Proof. This lemma is true because $M$ is finitely presented even without the assumption that $M \otimes _ R R'$ is finitely presented for every $R'$ as in the statement of the lemma. This follows from More on Flatness, Proposition 38.13.10. Originally this lemma had an erroneous proof (thanks to Ofer Gabber for finding the gap) and was used in an alternative proof of the proposition cited. To reinstate this lemma, we need a correct argument in case $R$ is a local normal domain using only results from the chapters on commutative algebra; please email stacks.project@gmail.com if you have an argument. $\square$

Lemma 115.4.8. Let $A \to B$ be a ring map. Let $f \in B$. Assume that

1. $A \to B$ is flat,

2. $f$ is a nonzerodivisor, and

3. $A \to B/fB$ is flat.

Then for every ideal $I \subset A$ the map $f : B/IB \to B/IB$ is injective.

Proof. Note that $IB = I \otimes _ A B$ and $I(B/fB) = I \otimes _ A B/fB$ by the flatness of $B$ and $B/fB$ over $A$. In particular $IB/fIB \cong I \otimes _ A B/fB$ maps injectively into $B/fB$. Hence the result follows from the snake lemma applied to the diagram

$\xymatrix{ 0 \ar[r] & I \otimes _ A B \ar[r] \ar[d]^ f & B \ar[r] \ar[d]^ f & B/IB \ar[r] \ar[d]^ f & 0 \\ 0 \ar[r] & I \otimes _ A B \ar[r] & B \ar[r] & B/IB \ar[r] & 0 }$

with exact rows. $\square$

Lemma 115.4.9. If $R \to S$ is a faithfully flat ring map then for every $R$-module $M$ the map $M \to S \otimes _ R M$, $x \mapsto 1 \otimes x$ is injective.

Proof. This lemma is a duplicate of Algebra, Lemma 10.82.11. $\square$

Remark 115.4.10. This reference/tag used to refer to a Section in the chapter Smoothing Ring Maps, but the material has since been subsumed in Algebra, Section 10.127.

Lemma 115.4.11. Let $(R, \mathfrak m)$ be a reduced Noetherian local ring of dimension $1$ and let $x \in \mathfrak m$ be a nonzerodivisor. Let $\mathfrak q_1, \ldots , \mathfrak q_ r$ be the minimal primes of $R$. Then

$\text{length}_ R(R/(x)) = \sum \nolimits _ i \text{ord}_{R/\mathfrak q_ i}(x)$

Proof. Special (very easy) case of Chow Homology, Lemma 42.3.2. $\square$

Lemma 115.4.12. Let $A$ be a Noetherian local normal domain of dimension $2$. For $f \in \mathfrak m$ nonzero denote $\text{div}(f) = \sum n_ i (\mathfrak p_ i)$ the divisor associated to $f$ on the punctured spectrum of $A$. We set $|f| = \sum n_ i$. There exist integers $N$ and $M$ such that $|f + g| \leq M$ for all $g \in \mathfrak m^ N$.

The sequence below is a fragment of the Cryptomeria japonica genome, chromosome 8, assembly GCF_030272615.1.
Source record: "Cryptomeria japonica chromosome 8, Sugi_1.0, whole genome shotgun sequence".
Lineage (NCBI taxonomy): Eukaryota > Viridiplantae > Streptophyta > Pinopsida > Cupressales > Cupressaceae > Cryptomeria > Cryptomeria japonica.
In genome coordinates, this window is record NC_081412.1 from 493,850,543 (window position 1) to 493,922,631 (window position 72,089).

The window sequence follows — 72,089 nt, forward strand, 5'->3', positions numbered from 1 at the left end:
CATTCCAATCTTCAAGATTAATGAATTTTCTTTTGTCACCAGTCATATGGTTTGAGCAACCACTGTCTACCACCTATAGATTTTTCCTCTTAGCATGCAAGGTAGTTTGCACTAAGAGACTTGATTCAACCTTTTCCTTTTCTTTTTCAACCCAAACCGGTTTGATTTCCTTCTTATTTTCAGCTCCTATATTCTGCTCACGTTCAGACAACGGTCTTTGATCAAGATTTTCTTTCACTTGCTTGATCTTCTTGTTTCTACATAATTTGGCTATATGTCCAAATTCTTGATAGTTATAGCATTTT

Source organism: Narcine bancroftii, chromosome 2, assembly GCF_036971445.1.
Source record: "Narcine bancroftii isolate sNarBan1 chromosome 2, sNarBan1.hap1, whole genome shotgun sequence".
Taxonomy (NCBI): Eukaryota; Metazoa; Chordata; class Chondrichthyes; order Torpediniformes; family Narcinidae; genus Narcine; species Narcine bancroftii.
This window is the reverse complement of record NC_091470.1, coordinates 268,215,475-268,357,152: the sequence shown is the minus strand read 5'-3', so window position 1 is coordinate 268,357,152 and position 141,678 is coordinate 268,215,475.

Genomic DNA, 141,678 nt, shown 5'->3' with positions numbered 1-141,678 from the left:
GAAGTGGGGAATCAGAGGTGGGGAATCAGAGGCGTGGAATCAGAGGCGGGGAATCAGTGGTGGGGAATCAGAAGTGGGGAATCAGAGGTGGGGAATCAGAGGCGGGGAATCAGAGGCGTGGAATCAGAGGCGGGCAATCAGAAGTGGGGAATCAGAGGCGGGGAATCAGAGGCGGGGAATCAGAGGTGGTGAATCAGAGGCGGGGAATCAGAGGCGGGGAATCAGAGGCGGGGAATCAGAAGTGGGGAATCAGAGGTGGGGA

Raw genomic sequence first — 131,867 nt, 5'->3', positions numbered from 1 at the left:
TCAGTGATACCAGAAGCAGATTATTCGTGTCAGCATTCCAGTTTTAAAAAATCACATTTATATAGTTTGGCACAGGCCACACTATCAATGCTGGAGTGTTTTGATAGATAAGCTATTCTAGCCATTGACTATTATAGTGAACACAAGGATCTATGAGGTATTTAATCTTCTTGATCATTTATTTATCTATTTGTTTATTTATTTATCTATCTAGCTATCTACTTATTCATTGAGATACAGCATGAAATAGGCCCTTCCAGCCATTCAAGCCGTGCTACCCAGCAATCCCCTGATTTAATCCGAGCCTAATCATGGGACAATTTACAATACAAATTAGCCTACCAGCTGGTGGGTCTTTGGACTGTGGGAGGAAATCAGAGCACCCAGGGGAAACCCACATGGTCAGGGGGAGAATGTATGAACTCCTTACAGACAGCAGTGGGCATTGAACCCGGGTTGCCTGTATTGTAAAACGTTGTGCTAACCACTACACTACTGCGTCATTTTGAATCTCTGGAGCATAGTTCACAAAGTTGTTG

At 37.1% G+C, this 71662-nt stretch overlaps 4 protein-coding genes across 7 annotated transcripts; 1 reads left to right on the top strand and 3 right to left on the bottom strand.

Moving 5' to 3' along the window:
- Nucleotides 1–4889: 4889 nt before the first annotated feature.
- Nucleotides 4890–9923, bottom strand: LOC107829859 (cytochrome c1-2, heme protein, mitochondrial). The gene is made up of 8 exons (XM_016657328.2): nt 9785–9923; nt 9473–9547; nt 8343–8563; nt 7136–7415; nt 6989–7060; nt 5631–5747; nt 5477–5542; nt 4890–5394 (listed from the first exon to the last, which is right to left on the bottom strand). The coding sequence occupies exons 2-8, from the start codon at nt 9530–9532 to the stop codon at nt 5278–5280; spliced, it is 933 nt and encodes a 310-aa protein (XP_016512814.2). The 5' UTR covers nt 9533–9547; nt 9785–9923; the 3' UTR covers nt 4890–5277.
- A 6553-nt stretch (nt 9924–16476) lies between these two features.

Proof. Pick $h \in \mathfrak m$ such that $f, h$ is a regular sequence in $A$ (this follows from Algebra, Lemmas 10.157.4 and 10.72.7). We will prove the lemma with $M = \text{length}_ A(A/(f, h))$ and with $N$ any integer such that $\mathfrak m^ N \subset (f, h)$. Such an integer $N$ exists because $\sqrt{(f, h)} = \mathfrak m$. Note that $M = \text{length}_ A(A/(f + g, h))$ for all $g \in \mathfrak m^ N$ because $(f, h) = (f + g, h)$. This moreover implies that $f + g, h$ is a regular sequence in $A$ too, see Algebra, Lemma 10.104.2. Now suppose that $\text{div}(f + g ) = \sum m_ j (\mathfrak q_ j)$. Then consider the map

$c : A/(f + g) \longrightarrow \prod A/\mathfrak q_ j^{(m_ j)}$

where $\mathfrak q_ j^{(m_ j)}$ is the symbolic power, see Algebra, Section 10.64. Since $A$ is normal, we see that $A_{\mathfrak q_ i}$ is a discrete valuation ring and hence

$A_{\mathfrak q_ i}/(f + g) = A_{\mathfrak q_ i}/\mathfrak q_ i^{m_ i} A_{\mathfrak q_ i} = (A/\mathfrak q_ i^{(m_ i)})_{\mathfrak q_ i}$

Since $V(f + g, h) = \{ \mathfrak m\}$ this implies that $c$ becomes an isomorphism on inverting $h$ (small detail omitted). Since $h$ is a nonzerodivisor on $A/(f + g)$ we see that the length of $A/(f + g, h)$ equals the Herbrand quotient $e_ A(A/(f + g), 0, h)$ as defined in Chow Homology, Section 42.2. Similarly the length of $A/(h, \mathfrak q_ j^{(m_ j)})$ equals $e_ A(A/\mathfrak q_ j^{(m_ j)}, 0, h)$. Then we have